PHOENIX — For years this date--July 6, 1986--has loomed ominously in the future for a band of thousands of Navajo Indians: It was to be the deadline for them to vacate 900,000 acres of land in northeast Arizona that the courts and Congress had awarded to the neighboring Hopi Indians.
That future is here, but the Navajo have won a reprieve from the threat of immediate eviction.
Federal officials overseeing the relocation of the Navajo and officials of both tribes say that when the sun rises over the rugged and stingy land on Monday, the hundreds of Navajo families remaining on the Hopi land will still be there.
1.8 Million Acres
"Just another day," Ralph A. Watkins Jr., chairman of the Navajo and Hopi Indian Relocation Commission, says of a date that once promised to be a deadline for disastrous dislocation for many Navajo. The commission has overseen the relocation of thousands of residents who found themselves on the wrong tribal lands when 1.8 million acres of disputed land was divided equally between the Navajo and the Hopi tribes.
"July 6 is going to come and go . . . and there's going to be nothing happening," says Ivan Sydney, the Hopi tribal chairman.
While there has been a reprieve for the Navajo, the uneventful passing of the deadline means justice delayed and justice denied to the Hopi, who have lost tens of thousands of acres of their original reservation lands to the encroaching Navajo. To them, the passage of today's deadline with Navajo remaining on Hopi land is but another broken white promise.
"It is the white man who has failed to . . . confine the Navajo on their reservation," Sydney said. "The Hopis really are the victims of the American system they believed in."
The abrogation of the deadline was set in motion last December when Congress declared that no Navajos could be removed from the Hopi lands unless a suitable house had been built to resettle them in. With a woeful backlog of Navajos awaiting new homes, the effect was an indefinite delay--perhaps a year, by Watkins' estimate.
"In effect, it's an extension of the deadline," says Rodger Boyd, director of intergovernmental relations for the Navajo tribal chairman's office.
The congressional edict was but another turn of events in the long history of the Navajo-Hopi land dispute. A peaceful people, the Hopi had never been at war with the United States and thus never signed a treaty, so their 2.5 million-acre reservation was created in 1882 by a presidential decree. The executive order empowered the secretary of the Interior to allow other Indians to live on the Hopi reservation "as (he) may see fit to settle thereon."
Haunts the Hopi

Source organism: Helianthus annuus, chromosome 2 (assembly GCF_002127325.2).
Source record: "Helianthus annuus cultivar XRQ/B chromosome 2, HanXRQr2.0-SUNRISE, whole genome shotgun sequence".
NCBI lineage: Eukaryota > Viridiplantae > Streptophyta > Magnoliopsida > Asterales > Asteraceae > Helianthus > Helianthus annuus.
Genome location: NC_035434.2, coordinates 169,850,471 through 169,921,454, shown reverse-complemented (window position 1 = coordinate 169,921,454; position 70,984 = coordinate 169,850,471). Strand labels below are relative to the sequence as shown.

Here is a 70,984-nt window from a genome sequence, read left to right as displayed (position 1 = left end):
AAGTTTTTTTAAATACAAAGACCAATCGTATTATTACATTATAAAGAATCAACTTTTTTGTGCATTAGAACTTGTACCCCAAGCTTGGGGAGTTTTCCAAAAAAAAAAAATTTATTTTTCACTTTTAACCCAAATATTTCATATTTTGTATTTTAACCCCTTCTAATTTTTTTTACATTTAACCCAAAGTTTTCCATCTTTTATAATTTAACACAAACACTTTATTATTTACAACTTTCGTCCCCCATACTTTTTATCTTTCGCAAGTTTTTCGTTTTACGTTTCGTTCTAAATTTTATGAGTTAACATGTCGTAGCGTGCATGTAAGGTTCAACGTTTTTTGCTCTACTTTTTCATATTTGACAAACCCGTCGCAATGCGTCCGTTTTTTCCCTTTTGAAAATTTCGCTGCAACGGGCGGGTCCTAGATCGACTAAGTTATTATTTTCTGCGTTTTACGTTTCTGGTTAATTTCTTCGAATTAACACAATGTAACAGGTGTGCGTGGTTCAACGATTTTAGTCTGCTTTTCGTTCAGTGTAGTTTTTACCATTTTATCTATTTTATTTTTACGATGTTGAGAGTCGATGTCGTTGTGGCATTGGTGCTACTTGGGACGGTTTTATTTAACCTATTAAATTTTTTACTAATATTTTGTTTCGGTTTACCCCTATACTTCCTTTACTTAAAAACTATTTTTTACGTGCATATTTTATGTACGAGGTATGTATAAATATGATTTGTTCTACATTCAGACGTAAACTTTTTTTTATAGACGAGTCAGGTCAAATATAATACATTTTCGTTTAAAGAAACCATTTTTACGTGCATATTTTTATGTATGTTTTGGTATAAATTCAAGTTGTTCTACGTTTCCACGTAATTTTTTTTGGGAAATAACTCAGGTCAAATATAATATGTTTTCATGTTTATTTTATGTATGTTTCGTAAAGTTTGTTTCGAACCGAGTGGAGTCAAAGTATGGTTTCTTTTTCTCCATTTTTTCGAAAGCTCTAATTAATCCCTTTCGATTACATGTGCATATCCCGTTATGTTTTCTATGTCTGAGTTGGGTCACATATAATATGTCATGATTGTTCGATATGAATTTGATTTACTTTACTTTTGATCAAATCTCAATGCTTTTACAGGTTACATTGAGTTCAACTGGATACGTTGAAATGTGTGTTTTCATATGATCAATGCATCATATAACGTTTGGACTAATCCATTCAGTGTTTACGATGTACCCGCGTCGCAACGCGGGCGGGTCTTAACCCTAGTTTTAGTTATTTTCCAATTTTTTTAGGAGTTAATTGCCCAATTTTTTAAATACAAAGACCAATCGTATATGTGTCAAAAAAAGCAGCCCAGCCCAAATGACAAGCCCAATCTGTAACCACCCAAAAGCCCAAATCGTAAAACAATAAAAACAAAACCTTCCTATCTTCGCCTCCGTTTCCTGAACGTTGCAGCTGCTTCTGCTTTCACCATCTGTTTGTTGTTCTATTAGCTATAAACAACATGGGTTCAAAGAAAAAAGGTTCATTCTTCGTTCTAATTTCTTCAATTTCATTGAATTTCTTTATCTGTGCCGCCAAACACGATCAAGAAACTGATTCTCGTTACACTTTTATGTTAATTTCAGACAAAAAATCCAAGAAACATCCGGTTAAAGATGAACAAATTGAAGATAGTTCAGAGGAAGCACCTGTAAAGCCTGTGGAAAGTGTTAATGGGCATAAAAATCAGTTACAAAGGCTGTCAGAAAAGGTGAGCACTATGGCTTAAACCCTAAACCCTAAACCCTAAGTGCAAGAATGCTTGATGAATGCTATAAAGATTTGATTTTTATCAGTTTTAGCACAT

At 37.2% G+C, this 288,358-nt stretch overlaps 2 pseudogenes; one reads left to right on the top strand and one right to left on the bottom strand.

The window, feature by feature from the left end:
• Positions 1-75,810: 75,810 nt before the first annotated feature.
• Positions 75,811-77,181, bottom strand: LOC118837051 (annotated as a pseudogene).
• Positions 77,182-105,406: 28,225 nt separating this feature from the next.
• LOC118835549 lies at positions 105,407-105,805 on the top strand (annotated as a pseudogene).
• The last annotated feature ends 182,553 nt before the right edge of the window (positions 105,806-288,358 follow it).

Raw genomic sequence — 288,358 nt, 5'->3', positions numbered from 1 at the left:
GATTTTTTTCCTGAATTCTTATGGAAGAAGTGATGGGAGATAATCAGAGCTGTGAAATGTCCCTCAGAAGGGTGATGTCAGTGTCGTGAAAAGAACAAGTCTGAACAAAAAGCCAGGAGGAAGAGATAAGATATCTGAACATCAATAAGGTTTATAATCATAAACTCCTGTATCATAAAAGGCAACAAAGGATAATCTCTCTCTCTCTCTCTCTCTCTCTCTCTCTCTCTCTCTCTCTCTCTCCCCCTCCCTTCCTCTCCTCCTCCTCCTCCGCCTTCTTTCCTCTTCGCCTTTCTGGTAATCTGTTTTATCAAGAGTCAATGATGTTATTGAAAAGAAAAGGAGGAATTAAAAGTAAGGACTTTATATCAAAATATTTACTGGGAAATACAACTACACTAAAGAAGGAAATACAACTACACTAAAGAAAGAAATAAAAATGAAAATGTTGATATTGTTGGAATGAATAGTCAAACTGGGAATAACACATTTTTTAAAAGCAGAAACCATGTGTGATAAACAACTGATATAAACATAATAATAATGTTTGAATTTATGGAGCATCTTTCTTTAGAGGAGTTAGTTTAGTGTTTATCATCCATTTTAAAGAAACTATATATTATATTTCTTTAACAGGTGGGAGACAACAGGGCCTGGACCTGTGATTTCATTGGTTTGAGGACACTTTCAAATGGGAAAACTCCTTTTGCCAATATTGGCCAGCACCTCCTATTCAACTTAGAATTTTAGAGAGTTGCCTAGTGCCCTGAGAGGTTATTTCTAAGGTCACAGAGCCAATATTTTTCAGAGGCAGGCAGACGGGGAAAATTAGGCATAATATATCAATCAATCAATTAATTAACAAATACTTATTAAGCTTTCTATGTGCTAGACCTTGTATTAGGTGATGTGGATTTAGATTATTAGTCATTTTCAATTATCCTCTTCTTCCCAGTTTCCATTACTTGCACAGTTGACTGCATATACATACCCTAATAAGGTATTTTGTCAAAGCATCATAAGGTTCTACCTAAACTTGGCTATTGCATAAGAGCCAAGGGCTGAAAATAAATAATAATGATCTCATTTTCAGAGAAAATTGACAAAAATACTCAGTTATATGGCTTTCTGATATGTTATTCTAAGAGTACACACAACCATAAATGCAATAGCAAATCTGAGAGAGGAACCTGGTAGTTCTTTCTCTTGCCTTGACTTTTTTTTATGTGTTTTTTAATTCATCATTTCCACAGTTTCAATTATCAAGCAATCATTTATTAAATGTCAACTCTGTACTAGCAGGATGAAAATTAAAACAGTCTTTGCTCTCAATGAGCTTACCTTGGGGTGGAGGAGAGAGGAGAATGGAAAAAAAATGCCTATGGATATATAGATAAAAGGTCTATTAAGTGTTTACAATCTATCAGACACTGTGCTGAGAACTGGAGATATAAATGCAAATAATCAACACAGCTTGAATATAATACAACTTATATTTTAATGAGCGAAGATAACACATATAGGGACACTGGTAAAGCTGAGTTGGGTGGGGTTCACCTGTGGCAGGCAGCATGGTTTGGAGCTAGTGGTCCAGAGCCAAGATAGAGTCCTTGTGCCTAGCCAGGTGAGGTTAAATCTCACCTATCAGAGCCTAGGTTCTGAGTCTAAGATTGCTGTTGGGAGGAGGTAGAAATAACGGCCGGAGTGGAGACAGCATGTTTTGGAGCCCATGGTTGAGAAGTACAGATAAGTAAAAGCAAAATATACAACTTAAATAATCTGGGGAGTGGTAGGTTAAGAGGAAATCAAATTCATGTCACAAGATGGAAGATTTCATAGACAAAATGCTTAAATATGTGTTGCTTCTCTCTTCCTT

It was boilerplate language that would haunt the Hopi years later, when they went to court to end decades of conflict with and encroachment by Navajos, complaints the federal government had ignored. In 1962, a three-judge federal court ruled that by not acting on the Hopi complaints, the government had, in effect, "settled" Navajos on Hopi lands.
The result: 1.8 million acres--more than two-thirds of the original Hopi reservation--was declared a "joint use area" for both tribes. A federal judge eventually divided it equally between the two tribes, and with the drawing of that line about 100 Hopis found themselves living on Navajo land and about 12,000 Navajos on Hopi land.
In 1974, Congress ordered the relocation of those living on the wrong tribal lands. The Hopi were quickly resettled, but for many Navajo relocation was painful and disastrous. Some were given substandard housing, others lost their government provided homes in unscrupulous real estate deals, and many suffered family and mental problems.
Yet congressional investigators have found that many were eager to take advantage of the government offer of a new home, anywhere they choose, and a bonus payment of up to $5,000. The relocation commission, Watkins said, has settled Navajos "in Flagstaff, Phoenix, Los Angeles--we've got one in Maine."
All told, the relocation commission says about 2,600 families were eligible for relocation; about 1,000 have been relocated. Of the rest, about 250 to 300 still live on land awarded to the Hopi, the commission says. At an average family size of 4.3, 1,000 to 1,300 people must still be moved off Hopi land to new residences.
The remaining 1,300 families are in limbo: They do not live on the contested Hopi lands, but because of funding limitations they have not received their new home and bonus payment.
"That's a horrendous situation," Boyd, of the Navajo chairman's office, says of those half-relocated. He also says that more residents still live on Hopi land than the commission estimates.